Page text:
Calvin shook his head amiably. "I don't have much use for my innards, but I'd still rather keep 'em, thanks. And I suspect your grublets wouldn't care for the taste, anyhow." To Faith he said, "Sure you're up for this, baby? It's not too late to back out, and I know where we can score some O."
"Since when did I ever back out of anything?" Faith challenged. "C'mon, you said this place was the real deal. I wanna see."
Calvin gave the bouncer a 'what can a guy do?' shrug, and the demon shifted to let them pass. Once inside the door, Faith stepped away from her escort, regarding him doubtfully. "You weren't just screwing around? The guy's name is actually Dork?"
"Only the first syllable," Calvin said. "Most of what comes after is subsonic. He's okay with the abbreviation, as long as nobody laughs." He smiled, looked around the interior, back at Faith. "So, does it live up to your expectations?"
Much like the Bronze back in Sunnydale, this place had been set up in a converted warehouse. That was the extent of the resemblance. The lighting was lower, the smells were sharper, there was no band, and (big surprise) the clientele were almost completely nonhuman. Faith had seen demon hangouts here and there across the country. Most followed either the pattern at Willy's — mainly vampires, with a smattering of other types in ones or twos — or a reversal with vampires in the minority but still comprising the largest single group. This joint had very few vamps, at least in the first sweeping inspection Faith gave it, and the other demons seemed to have sorted themselves out by species or clan group.
"Didn't have any expectations," she said by way of reply. "Like I told you, I just needed to get inside. Now that I'm in —" The next words would have been Scram if you wanta keep on un-breathing, but she stopped. At a raised platform near the far wall, a heavily-muscled crane (beak, feathers, scaled legs and tearing claws) was trading blows with a wide, squat conglomeration of ropy tendons and gelatinous tissue-clusters. The crane was landing three strikes for every one it took, but there was no clear sense of which combatant was taking the more damage. The throng surrounding the platform seethed with a rumble and bark of cheers, protests, or announcement of changing odds, and Faith saw money, tokens, and the occasional yowling kitten passed from one bettor to another. "Gladiators?" she asked Calvin. "I thought that kind of thing was mostly for human crowds."
"Nope." Calvin shook his head. "Just part of the ambiance. Two to five fights a night, volunteers looking to prove something or settle a score or gain status, some of 'em just bored and itching for action." He grinned at her. "You could step up yourself. I'd get good odds on you, unless somebody decided there must be more to you than shows on the surface."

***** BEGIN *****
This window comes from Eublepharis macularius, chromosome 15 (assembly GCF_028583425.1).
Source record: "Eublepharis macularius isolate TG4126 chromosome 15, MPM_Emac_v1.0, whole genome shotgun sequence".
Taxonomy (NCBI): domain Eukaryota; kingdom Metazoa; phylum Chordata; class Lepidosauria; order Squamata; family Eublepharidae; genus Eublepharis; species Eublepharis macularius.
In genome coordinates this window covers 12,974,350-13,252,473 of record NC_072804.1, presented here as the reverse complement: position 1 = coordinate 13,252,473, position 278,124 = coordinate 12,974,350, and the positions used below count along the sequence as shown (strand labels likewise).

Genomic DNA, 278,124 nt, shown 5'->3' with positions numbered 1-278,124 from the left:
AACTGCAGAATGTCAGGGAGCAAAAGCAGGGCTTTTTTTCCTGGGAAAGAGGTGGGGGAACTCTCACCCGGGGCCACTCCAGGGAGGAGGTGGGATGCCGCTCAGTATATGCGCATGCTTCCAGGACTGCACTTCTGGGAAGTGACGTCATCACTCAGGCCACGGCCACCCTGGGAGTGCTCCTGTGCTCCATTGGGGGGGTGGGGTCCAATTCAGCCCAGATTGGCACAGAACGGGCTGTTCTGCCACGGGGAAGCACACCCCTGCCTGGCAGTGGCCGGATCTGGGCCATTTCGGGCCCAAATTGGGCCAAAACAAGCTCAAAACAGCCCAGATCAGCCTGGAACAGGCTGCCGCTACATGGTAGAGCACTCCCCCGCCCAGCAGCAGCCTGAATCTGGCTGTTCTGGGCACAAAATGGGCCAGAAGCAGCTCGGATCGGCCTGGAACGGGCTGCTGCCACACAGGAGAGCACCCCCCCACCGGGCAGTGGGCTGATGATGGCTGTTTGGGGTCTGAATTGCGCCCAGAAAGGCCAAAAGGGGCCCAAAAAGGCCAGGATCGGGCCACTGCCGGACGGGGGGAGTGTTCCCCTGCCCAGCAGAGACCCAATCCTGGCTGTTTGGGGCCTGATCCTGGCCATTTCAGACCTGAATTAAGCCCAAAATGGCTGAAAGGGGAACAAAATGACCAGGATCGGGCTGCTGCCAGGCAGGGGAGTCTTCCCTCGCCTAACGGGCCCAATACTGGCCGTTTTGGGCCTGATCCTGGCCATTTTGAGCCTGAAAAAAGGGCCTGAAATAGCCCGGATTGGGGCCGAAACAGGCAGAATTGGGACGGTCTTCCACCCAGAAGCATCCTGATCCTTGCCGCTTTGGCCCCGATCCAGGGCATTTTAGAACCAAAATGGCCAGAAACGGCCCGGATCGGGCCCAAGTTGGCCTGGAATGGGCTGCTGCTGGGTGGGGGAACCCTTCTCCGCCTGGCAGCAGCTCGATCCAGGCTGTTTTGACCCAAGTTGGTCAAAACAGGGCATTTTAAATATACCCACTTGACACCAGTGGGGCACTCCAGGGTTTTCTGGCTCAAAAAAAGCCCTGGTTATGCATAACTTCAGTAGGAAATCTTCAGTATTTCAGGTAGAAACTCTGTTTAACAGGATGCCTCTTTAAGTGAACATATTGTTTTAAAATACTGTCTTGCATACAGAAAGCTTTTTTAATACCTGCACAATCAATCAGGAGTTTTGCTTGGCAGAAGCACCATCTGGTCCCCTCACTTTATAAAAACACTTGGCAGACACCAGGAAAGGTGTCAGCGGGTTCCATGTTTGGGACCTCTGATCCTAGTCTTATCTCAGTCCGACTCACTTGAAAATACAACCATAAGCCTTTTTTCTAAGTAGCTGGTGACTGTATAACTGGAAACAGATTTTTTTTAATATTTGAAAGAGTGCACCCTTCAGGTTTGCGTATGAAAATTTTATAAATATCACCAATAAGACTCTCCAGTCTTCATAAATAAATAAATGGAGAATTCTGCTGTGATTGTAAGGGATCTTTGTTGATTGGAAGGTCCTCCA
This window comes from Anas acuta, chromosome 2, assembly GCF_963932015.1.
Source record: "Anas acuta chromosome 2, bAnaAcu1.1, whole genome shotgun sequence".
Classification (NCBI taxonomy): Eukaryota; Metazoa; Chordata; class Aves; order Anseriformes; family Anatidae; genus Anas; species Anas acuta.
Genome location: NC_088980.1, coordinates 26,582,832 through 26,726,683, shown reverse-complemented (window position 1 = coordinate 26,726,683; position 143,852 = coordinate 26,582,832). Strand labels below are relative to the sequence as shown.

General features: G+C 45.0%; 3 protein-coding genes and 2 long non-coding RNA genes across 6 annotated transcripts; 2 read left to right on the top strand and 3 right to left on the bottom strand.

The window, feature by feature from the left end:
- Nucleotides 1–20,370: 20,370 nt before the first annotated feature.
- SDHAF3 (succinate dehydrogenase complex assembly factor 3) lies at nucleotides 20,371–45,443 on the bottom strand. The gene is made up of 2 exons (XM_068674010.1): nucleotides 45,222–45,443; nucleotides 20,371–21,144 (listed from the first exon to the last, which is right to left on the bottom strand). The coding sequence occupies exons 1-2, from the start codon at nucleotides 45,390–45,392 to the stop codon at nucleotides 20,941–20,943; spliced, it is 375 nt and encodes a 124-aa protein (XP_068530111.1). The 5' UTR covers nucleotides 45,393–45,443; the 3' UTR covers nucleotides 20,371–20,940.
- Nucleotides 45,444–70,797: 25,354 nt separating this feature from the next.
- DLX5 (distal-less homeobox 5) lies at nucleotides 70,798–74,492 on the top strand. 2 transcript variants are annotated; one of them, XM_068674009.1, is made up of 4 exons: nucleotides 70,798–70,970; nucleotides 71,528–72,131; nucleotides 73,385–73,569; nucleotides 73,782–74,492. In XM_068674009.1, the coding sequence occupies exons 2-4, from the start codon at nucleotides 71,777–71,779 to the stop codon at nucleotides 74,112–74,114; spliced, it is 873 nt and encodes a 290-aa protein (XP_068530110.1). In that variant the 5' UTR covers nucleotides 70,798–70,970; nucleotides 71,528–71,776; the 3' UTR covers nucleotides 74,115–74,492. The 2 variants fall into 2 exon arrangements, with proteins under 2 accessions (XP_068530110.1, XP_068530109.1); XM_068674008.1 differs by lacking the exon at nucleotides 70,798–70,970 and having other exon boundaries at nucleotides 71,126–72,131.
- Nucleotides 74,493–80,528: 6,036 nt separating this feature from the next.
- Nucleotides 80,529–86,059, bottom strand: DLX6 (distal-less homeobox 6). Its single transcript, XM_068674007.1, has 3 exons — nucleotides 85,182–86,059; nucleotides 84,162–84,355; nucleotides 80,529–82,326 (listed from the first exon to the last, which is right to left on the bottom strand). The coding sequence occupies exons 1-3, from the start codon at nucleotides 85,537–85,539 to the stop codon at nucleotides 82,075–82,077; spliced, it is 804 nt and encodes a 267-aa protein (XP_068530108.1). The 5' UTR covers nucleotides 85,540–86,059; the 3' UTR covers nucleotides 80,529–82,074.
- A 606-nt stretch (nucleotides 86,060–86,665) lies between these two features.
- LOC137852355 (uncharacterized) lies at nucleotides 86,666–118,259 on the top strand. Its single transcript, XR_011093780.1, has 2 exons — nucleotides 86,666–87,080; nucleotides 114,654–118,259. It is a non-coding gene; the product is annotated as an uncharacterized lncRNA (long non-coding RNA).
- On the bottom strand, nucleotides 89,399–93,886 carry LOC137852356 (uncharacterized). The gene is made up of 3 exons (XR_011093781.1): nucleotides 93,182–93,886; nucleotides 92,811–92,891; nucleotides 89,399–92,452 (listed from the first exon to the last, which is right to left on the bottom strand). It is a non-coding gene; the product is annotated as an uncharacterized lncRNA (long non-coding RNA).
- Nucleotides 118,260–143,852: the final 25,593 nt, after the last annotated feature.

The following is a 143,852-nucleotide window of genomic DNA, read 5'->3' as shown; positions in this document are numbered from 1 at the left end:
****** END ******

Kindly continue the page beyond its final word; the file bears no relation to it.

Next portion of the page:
She had already been aware of the subtle deference he had been showing her, just as he must have picked up on the absence of fear from her. So, here it was. "And what's that supposed to mean?"
He regarded her with a lifted eyebrow and a tilted smile. "Nothing in particular. Just, all of a sudden there's stories of … extraordinary young women, popping up all over the place. Real spoilsports, most of them, but some have their own ideas about the best way to live their new lives." He lounged back against a carpeted pillar. "If you were one of those special ladies, then, which kind would you be? The kind that wants to infiltrate one of the bad places, scope it out and write up a target assessment? Or the kind hoping to make connections so she can set herself up as, I don't know, an independent enforcer?"
"Oh, I'm independent, all right," Faith told him levelly. "Nobody's ever accused me of bein' a team player. But there's only one connection I'm lookin' to find." She shifted to put herself closer to him, watching him register the potential threat and wonder how ready she might be to carry it out. "You might know about him. Green guy, horns, red eyes. Dresses like the Joker, talks like Liberace. Used to have a place of his own, classier than this from what I hear. I mean, sure, karaoke, but still classy. Called himself Lorne, or maybe the Host, that was a while ago. Sound familiar?"
"Lorne, yes." Calvin nodded, still unruffled. "He's here most nights, another of the featured attractions. Very picky about which clients he'll accept, but honestly, I think a little exclusivity just makes him more popular." Another of those easy smiles. "I would imagine he'll be willing to grant you a session. Would you like an introduction?"
Faith shook her head. "Just take me to where he is, okay? He'll see me or he won't, I don't really picture you swayin' his decision either way."
"Oh, I'm happy to help however I can." Calvin uncoiled himself from the pillar. "But if you want to preserve your self-reliance, far be it from me to interfere. See that little alcove back there?" He pointed. "Go there, draw the curtain, knock — politely — on the door. From that point, it's up to him." Chuckle. "Although, with the impression you make, I expect he'll want to learn more."
"Stay," Faith ordered, and turned to head in the direction indicated. She really wasn't worried about him trying an attack, a place like this was where hellscum came when they weren't hunting, besides which he had already demonstrated an uncommon degree of caution, perceptiveness, and good judgment. It was a shame to let him go — this was exactly the kind of rare smart one you didn't want to let get a start on building his own little empire — but that wasn't what she had come for. She was here now, and the answers were close (if any were to be found), and she just couldn't wait any longer.
She entered the alcove, drew the curtain, and knocked, brisk but not loud.
There were noises from the other side of the door: a sigh, something being set down — on a table, probably — and less distinct sounds that might have been footsteps on carpet. It occurred to her that this wasn't a good position for her; the curtain kept her from seeing out, but anyone outside would know pretty much where she was, easiest thing in the world to thrust through the light cloth with a sword or arm-spike or whatever …
Bottom line, she just didn't care. She waited, and the speakeasy panel in the door was drawn back, and her eyes met a pair with scarlet irises. "Hey, green guy," she said. "Been awhile."
She couldn't see much of him through the panel, but those eyes didn't blink or look away, nor did he seem especially surprised. "I'm not in the hero biz anymore," he said to her. "And I don't have any news about Angel. I did my part and then I left, that was the deal. Anything that came after, you know as much as I do."
More, maybe; she'd seen some reports, heard some rumors, and it wasn't much but Lorne had the look of someone who didn't want to know, once he'd made the choice to opt out. "It's not about that," she told him. "This is personal, strictly me. I need to find out something, about myself, and right now you're the best person for me to ask."
"Nice to be popular," he murmured. Then the panel slid shut, and a moment later the door opened. "Come on inside, then. This may not take very long — because I'm serious, sugar dumpling, I have NO further interest in playing a supporting role in Major Destiny — but you might as well be comfortable while we sort it out."